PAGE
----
A cheaper, more efficient air-conditioning system to run a 50-storey office building has been developed by a team of Swiss and Singaporean researchers.
The system, which could save 40 per cent in energy costs, will be used for the first time in Asia at an international school in Singapore.
Not only does it reduce energy costs, it also takes up less space than conventional means, translating to construction cost savings of up to 29 per cent.
The developer of the energy-efficient building technology, Future Cities Laboratory, signed a deal yesterday to install it as a prototype at a $50 million addition being built at the United World College of South East Asia's Dover campus.
The 24,000 sq m school building will be completed by next year and, in 2018, Future Cities Laboratory hopes to showcase the system's performance to potential buyers such as commercial property developers.
The potential savings are significant as, in Singapore, consumption by buildings makes up nearly a third of total electricity usage, and 60 per cent of buildings' electricity use goes to cooling.
Conventional air-conditioning systems use water at 6 deg C to dehumidify and cool air, which is then piped around a whole building through air ducts.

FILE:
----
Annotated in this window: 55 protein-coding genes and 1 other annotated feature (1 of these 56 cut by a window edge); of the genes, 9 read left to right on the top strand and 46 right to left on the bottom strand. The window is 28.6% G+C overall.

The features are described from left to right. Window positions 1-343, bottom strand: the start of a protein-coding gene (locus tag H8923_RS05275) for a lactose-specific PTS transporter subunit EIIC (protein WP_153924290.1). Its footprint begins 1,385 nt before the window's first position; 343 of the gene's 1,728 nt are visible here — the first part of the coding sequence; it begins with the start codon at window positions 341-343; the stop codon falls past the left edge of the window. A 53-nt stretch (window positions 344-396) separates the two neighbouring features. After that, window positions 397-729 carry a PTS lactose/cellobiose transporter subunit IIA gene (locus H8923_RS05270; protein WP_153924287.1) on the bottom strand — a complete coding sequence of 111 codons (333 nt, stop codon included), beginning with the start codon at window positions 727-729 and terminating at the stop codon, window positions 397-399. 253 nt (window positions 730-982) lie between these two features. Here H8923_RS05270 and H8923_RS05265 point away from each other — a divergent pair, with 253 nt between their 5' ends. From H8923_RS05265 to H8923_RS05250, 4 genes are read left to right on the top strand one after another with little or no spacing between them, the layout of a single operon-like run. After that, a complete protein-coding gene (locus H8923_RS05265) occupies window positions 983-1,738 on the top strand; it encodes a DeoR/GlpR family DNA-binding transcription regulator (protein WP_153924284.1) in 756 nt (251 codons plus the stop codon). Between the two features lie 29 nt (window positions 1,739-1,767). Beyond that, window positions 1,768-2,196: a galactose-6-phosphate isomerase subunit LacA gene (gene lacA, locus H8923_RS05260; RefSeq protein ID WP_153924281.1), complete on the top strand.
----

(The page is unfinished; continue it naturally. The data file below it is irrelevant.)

The prototype, however, dehumidifies air first using small ventilation units built directly into the building's facade. This cuts the amount of ductwork required for transporting the air.
It also uses a separate cooling system: Chilled water - which needs to be only 17 deg C - is injected into special ceiling beams to cool the surrounding area.
As water can absorb more heat than the same volume of air, using these ceiling beams to cool a room takes up much less space than conventional overhead air ducts.
The technology is already used in Swiss offices for heating, but was adapted for cooling in the warm, humid tropics.
Future Cities Laboratory is set up under a National Research Foundation programme called Create (Campus for Research Excellence and Technological Enterprise), in which Singapore collaborates with different foreign universities.
UWCSEA head of college Chris Edwards said of the decision to use the new system: "We do have pragmatic motives. Sixty per cent of our energy bill goes to air-conditioning, so we are genuinely thrilled about the prospects."
This article was first published on August 21, 2014.
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